Timely price information lessens co-ordination risk, ACCC argues
The ACCC’s beef and cattle market study said where price grids are not publicly available on a company website, a buyer maintains discretion over whom it releases price grids to. This may limit the bargaining power of cattle producers if they cannot easily access price grids from alternative buyers and dampen competition in cattle acquisition markets, the study’s report said.
Some small-scale producers told the ACCC inquiry that their requests for grids were often ignored, because the consignments they proposed to send were too small. Although buyers are not obliged to purchase cattle from any supplier, information on expected future prices would influence the production and investment decisions of producers. The ability of producers to make appropriate production and investment decisions was significantly affected by the availability of accurate and timely pricing information, the report said. As a result, limited access to price grids reduced the ability of producers to respond to market signals efficiently. In addition, a lack of transparency in prices offered by processors may lead to less competitive outcomes in cattle acquisition markets, the report said.
The ACCC heard concerns that publishing price grids may reduce price competition. Some parties were concerned that greater price transparency would increase the risk of co-ordinated conduct among processors. However, the ACCC said the publication of price grids of itself would not increase the risk of co-ordinated conduct. Publishing price offers would only raise competition concerns if processors coordinated the timing of the publication of grids and/or then used this information to co-ordinate their pricing conduct.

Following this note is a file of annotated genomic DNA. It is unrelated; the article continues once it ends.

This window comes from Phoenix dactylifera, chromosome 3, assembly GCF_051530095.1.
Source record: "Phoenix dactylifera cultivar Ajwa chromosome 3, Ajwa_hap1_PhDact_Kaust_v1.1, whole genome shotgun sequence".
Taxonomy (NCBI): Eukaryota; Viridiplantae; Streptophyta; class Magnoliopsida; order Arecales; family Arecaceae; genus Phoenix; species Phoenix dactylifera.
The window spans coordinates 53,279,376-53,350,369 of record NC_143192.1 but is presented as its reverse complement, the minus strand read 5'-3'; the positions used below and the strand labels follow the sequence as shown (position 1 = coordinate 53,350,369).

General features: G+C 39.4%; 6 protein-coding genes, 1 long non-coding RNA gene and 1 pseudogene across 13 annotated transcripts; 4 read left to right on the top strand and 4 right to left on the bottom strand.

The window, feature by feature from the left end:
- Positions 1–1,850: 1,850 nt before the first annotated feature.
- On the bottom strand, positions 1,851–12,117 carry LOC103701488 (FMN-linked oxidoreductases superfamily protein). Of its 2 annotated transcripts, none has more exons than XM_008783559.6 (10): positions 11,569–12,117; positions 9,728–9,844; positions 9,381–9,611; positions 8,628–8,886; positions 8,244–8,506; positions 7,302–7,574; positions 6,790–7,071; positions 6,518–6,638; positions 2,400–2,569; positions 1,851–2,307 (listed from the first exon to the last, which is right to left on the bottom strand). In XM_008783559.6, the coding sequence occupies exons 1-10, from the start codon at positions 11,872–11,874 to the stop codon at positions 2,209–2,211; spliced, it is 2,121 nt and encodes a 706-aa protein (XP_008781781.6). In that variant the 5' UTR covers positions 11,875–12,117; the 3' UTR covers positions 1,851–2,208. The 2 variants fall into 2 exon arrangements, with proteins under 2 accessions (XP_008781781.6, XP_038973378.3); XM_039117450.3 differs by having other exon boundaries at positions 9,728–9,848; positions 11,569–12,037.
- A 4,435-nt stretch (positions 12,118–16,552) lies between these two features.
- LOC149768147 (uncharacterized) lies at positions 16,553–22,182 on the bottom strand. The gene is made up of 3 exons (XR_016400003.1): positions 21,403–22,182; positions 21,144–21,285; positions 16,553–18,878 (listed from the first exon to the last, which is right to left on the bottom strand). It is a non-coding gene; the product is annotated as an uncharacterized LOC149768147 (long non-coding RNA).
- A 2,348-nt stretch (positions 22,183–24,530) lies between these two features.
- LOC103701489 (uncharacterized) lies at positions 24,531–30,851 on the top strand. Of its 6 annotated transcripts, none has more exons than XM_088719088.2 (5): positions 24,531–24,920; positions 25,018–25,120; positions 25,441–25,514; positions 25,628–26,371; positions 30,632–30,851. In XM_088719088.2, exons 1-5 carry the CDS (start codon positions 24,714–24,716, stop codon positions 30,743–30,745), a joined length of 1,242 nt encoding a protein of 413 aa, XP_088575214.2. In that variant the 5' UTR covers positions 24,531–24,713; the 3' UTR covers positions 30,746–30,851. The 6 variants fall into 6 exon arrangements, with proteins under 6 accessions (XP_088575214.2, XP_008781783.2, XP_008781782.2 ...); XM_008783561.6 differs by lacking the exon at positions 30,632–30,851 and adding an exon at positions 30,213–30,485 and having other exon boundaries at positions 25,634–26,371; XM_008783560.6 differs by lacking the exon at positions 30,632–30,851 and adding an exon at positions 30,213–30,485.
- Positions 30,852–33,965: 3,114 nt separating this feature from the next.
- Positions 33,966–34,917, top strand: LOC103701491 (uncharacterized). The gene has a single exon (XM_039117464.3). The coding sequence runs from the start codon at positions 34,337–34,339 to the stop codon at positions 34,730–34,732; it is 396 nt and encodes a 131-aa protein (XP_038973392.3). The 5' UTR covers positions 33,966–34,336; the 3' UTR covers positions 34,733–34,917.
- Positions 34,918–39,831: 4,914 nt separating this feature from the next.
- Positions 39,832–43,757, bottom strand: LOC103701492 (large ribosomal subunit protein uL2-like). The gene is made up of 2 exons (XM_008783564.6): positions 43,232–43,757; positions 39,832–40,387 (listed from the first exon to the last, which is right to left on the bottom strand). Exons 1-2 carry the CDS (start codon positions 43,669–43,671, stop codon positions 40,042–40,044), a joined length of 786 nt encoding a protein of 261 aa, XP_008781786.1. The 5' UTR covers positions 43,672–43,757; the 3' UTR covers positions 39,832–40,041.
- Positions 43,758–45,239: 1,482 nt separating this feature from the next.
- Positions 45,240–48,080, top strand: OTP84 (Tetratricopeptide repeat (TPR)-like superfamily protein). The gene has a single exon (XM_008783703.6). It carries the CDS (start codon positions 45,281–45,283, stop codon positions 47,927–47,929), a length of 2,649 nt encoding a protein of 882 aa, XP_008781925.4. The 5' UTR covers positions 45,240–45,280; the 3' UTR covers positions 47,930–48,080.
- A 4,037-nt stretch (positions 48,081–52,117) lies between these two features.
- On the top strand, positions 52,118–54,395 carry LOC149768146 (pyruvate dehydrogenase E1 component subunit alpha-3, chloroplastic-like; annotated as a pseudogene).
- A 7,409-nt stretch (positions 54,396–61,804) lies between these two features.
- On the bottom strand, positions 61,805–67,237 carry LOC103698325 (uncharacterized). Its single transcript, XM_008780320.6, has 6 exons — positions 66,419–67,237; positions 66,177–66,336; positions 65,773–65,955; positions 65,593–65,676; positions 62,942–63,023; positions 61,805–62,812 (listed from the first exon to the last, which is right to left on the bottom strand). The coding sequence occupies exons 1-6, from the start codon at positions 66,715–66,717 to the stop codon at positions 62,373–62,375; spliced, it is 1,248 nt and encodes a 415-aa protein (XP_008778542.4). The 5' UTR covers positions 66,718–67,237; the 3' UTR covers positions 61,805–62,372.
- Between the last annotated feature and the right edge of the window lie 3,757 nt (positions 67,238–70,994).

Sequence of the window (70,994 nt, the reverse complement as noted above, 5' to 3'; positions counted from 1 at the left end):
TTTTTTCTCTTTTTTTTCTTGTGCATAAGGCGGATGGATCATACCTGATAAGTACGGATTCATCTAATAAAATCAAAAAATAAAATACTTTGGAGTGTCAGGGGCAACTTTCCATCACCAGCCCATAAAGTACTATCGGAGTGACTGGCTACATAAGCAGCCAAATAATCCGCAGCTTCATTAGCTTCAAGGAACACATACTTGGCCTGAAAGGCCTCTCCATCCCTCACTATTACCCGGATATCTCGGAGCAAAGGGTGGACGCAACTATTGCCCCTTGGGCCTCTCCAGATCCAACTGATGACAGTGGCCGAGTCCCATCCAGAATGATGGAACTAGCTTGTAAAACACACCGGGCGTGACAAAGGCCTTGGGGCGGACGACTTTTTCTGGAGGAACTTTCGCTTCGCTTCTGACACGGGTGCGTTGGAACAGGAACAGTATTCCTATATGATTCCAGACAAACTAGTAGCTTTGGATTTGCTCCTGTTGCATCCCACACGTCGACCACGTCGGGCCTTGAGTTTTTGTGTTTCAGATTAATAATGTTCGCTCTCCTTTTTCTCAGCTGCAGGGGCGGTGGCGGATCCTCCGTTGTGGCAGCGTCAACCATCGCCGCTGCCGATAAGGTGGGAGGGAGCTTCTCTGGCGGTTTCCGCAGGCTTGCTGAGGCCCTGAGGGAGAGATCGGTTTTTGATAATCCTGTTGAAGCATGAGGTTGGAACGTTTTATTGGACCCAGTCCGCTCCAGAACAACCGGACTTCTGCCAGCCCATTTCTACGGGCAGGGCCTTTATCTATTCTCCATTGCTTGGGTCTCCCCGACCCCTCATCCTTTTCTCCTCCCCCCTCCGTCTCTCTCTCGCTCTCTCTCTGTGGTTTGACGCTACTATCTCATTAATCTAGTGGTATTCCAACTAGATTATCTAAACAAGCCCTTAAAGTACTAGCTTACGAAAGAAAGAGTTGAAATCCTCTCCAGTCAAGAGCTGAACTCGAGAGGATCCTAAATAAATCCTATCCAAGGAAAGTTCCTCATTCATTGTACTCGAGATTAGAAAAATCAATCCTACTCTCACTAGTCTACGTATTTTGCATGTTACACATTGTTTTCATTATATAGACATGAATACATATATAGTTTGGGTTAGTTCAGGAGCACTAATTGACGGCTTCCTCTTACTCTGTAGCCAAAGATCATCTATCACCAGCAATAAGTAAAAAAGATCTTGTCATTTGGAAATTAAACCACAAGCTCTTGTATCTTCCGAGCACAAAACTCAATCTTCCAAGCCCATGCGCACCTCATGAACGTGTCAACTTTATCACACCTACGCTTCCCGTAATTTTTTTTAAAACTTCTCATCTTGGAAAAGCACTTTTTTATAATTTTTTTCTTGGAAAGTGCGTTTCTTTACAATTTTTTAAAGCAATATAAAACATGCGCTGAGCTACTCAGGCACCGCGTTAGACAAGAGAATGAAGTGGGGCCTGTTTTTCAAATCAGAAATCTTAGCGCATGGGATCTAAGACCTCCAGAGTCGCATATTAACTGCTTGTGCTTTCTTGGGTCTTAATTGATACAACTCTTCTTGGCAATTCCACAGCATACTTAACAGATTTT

Further, the ACCC considers that many processors already have a reasonable understanding of their rivals’ prices and so any additional risk of co-ordination would be low. The benefits to producers of more timely and transparent price information would also counter any increased risk of co-ordination, the ACCC report said.
Other processors respond in a separate article coming later today.
- Click here to see TFI’s livestock over the hook grids (beef added from next week).
T.F.I and Bindaree real market leaders in encouraging transparency in their grid systems
My advice to producers selling on the various grids is to attend the abattoir processing your stock & actually watch your stock being processed observing the measurements the result of which you are paid.
Take this great initiative a couple of steps further & you have what I was calling for- 4 years ago. A facimile of the US Packer act (1915) that had as it’s motivation to -“Ensure no one producer can have an unfair advantage over another -to supply a same product -to market”. I called it a “Primary Production Pricing ” plan that would legislate that ALL un auctioned sales MUST post their “grids”( same as airlines post their routes & prices). The like securing the air ticket with our mastercard- we could secure a portion of the grid – locked in with our PIC number and quantity.Completely anonymous, fair & open for all to see progress of the offers & total control by both- grid issuers & grid takers on a first in basis!